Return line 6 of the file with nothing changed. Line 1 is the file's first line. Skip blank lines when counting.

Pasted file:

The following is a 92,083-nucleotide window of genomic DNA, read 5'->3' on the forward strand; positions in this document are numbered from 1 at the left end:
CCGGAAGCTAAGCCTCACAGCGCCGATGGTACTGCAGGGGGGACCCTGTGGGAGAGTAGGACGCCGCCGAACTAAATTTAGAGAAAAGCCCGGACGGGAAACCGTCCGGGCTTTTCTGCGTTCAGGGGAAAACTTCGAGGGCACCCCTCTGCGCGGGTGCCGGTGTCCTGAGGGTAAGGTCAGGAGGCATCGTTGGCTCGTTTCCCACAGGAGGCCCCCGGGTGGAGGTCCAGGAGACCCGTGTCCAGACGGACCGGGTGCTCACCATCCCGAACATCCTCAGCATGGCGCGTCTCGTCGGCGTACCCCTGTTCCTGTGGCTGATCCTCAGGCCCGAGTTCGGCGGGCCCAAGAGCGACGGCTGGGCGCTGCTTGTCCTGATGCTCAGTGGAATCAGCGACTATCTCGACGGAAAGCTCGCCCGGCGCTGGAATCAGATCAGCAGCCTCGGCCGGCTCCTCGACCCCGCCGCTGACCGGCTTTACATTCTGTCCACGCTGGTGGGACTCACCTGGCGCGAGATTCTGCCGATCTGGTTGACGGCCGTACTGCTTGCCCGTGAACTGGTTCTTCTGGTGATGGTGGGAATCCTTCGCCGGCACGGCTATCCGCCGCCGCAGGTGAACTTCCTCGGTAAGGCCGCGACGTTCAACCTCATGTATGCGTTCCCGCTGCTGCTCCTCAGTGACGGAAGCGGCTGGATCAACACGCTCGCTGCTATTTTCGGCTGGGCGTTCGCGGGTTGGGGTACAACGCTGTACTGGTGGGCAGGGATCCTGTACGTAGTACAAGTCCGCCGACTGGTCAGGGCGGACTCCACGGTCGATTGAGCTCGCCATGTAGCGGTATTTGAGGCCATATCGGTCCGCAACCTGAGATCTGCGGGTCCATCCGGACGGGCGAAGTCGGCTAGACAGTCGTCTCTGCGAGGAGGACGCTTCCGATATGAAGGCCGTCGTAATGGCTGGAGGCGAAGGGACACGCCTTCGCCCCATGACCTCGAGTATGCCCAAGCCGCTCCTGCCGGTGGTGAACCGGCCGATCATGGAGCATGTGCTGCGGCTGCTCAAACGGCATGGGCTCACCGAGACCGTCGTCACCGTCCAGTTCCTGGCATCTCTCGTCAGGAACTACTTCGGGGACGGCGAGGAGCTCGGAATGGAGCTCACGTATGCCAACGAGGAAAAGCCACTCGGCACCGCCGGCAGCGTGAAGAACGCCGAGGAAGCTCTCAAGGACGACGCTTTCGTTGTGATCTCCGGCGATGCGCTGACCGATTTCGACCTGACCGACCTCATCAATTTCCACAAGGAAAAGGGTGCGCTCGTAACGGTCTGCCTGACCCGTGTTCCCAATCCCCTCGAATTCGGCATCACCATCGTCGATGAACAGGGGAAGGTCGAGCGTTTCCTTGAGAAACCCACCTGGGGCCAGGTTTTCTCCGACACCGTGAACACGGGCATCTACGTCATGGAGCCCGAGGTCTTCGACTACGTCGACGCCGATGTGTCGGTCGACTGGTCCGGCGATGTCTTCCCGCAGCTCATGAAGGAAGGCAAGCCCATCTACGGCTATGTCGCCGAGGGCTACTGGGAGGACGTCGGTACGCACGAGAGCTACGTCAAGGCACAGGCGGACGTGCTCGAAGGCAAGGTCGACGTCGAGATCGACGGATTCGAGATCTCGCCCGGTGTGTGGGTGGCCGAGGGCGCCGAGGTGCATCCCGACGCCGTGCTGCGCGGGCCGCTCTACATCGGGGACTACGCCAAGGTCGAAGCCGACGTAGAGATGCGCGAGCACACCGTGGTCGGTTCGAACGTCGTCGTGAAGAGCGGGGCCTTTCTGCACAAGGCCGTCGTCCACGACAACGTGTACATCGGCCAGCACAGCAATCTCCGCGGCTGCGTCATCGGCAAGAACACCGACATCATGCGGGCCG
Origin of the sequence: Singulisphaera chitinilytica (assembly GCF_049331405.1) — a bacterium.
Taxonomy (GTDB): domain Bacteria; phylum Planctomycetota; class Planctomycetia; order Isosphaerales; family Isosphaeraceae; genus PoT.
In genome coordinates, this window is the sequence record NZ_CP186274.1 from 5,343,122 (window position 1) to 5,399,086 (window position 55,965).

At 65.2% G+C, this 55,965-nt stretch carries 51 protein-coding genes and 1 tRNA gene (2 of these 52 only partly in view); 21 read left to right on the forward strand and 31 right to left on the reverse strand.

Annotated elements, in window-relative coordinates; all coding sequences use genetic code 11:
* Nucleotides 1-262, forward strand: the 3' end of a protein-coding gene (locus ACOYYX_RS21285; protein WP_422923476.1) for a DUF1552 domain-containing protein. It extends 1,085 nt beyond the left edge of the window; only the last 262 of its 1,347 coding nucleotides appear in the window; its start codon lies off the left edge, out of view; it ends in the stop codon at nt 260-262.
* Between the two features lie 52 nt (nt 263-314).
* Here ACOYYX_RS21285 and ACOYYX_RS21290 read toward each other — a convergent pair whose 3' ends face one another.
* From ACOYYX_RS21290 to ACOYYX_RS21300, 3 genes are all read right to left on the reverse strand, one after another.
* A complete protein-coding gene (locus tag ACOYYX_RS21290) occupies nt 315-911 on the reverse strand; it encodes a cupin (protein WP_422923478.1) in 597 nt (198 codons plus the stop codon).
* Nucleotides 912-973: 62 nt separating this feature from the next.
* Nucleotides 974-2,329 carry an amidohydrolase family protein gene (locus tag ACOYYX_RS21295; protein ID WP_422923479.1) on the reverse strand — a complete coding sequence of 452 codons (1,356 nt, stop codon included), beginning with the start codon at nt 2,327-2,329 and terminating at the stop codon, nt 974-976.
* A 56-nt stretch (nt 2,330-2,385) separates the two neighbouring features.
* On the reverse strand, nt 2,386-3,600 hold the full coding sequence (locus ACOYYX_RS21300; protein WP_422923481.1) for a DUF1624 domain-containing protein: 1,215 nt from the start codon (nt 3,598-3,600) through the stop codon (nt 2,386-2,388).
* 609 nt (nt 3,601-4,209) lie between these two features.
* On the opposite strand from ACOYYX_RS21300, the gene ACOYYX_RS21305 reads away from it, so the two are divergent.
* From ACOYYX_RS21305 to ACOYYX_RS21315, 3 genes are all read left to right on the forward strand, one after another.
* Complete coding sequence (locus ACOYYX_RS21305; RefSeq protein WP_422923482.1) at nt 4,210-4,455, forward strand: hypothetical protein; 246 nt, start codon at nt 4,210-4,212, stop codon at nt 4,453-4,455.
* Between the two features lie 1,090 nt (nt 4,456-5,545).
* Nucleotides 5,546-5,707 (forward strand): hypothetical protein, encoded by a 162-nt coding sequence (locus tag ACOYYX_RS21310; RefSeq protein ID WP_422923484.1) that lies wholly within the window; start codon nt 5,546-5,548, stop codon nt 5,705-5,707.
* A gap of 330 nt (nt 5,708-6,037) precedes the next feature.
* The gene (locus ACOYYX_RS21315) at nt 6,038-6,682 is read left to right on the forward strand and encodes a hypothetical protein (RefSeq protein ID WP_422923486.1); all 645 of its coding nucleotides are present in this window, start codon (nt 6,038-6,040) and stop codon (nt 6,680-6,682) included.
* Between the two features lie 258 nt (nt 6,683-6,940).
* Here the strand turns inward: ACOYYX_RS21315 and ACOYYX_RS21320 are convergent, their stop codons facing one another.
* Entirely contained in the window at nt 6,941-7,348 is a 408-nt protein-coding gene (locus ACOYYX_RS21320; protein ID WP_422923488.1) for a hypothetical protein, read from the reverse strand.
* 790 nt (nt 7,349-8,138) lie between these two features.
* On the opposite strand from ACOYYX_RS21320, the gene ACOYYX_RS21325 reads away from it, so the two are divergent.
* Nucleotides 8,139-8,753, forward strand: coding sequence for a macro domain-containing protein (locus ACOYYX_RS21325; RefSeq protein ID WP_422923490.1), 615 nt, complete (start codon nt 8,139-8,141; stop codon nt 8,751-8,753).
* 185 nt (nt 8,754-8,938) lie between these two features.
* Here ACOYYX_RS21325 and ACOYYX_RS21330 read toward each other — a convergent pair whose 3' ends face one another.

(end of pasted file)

At 65.2% G+C, this 55,965-nt stretch carries 51 protein-coding genes and 1 tRNA gene (2 of these 52 only partly in view); 21 read left to right on the forward strand and 31 right to left on the reverse strand.